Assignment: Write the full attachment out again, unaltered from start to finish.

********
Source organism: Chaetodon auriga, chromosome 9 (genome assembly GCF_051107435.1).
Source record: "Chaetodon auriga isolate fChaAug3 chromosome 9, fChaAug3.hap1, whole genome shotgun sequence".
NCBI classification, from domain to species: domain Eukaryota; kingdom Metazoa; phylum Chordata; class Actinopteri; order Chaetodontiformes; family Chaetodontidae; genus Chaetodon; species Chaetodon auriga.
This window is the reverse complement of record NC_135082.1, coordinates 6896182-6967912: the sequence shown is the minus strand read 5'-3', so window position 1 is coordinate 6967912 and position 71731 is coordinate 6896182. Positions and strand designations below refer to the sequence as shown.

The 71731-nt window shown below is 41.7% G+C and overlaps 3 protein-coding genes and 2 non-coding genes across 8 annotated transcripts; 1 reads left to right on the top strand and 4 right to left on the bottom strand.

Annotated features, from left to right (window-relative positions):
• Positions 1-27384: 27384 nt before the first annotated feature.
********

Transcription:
Source organism: Chaetodon auriga, chromosome 9 (genome assembly GCF_051107435.1).
Source record: "Chaetodon auriga isolate fChaAug3 chromosome 9, fChaAug3.hap1, whole genome shotgun sequence".
NCBI classification, from domain to species: domain Eukaryota; kingdom Metazoa; phylum Chordata; class Actinopteri; order Chaetodontiformes; family Chaetodontidae; genus Chaetodon; species Chaetodon auriga.
This window is the reverse complement of record NC_135082.1, coordinates 6896182-6967912: the sequence shown is the minus strand read 5'-3', so window position 1 is coordinate 6967912 and position 71731 is coordinate 6896182. Positions and strand designations below refer to the sequence as shown.

The 71731-nt window shown below is 41.7% G+C and overlaps 3 protein-coding genes and 2 non-coding genes across 8 annotated transcripts; 1 reads left to right on the top strand and 4 right to left on the bottom strand.

Annotated features, from left to right (window-relative positions):
• Positions 1-27384: 27384 nt before the first annotated feature.